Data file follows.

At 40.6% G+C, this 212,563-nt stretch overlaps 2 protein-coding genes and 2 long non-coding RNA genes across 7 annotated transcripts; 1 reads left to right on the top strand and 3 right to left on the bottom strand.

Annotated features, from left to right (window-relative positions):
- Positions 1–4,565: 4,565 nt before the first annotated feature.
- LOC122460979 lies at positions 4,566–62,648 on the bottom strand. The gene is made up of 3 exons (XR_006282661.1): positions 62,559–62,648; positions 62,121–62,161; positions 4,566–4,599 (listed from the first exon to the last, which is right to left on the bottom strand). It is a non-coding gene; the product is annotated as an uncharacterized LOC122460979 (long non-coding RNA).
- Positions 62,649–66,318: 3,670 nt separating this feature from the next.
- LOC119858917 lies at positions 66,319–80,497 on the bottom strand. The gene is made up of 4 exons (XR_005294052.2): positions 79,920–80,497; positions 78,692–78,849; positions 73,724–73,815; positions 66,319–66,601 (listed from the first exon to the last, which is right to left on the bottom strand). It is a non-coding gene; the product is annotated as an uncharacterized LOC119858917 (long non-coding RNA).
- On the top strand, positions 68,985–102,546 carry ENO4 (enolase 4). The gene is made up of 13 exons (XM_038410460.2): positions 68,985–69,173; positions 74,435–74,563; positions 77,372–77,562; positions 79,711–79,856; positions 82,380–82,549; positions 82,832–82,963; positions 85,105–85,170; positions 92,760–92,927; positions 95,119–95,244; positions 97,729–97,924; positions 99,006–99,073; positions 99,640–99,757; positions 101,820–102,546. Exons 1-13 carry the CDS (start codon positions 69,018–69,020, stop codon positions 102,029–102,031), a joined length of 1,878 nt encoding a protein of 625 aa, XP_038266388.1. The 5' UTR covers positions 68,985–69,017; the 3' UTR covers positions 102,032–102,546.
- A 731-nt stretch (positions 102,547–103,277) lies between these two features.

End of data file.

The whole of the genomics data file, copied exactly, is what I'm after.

At 40.6% G+C, this 212,563-nt stretch overlaps 2 protein-coding genes and 2 long non-coding RNA genes across 7 annotated transcripts; 1 reads left to right on the top strand and 3 right to left on the bottom strand.

Annotated features, from left to right (window-relative positions):
- Positions 1–4,565: 4,565 nt before the first annotated feature.
- LOC122460979 lies at positions 4,566–62,648 on the bottom strand. The gene is made up of 3 exons (XR_006282661.1): positions 62,559–62,648; positions 62,121–62,161; positions 4,566–4,599 (listed from the first exon to the last, which is right to left on the bottom strand). It is a non-coding gene; the product is annotated as an uncharacterized LOC122460979 (long non-coding RNA).
- Positions 62,649–66,318: 3,670 nt separating this feature from the next.
- LOC119858917 lies at positions 66,319–80,497 on the bottom strand. The gene is made up of 4 exons (XR_005294052.2): positions 79,920–80,497; positions 78,692–78,849; positions 73,724–73,815; positions 66,319–66,601 (listed from the first exon to the last, which is right to left on the bottom strand). It is a non-coding gene; the product is annotated as an uncharacterized LOC119858917 (long non-coding RNA).
- On the top strand, positions 68,985–102,546 carry ENO4 (enolase 4). The gene is made up of 13 exons (XM_038410460.2): positions 68,985–69,173; positions 74,435–74,563; positions 77,372–77,562; positions 79,711–79,856; positions 82,380–82,549; positions 82,832–82,963; positions 85,105–85,170; positions 92,760–92,927; positions 95,119–95,244; positions 97,729–97,924; positions 99,006–99,073; positions 99,640–99,757; positions 101,820–102,546. Exons 1-13 carry the CDS (start codon positions 69,018–69,020, stop codon positions 102,029–102,031), a joined length of 1,878 nt encoding a protein of 625 aa, XP_038266388.1. The 5' UTR covers positions 68,985–69,017; the 3' UTR covers positions 102,032–102,546.
- A 731-nt stretch (positions 102,547–103,277) lies between these two features.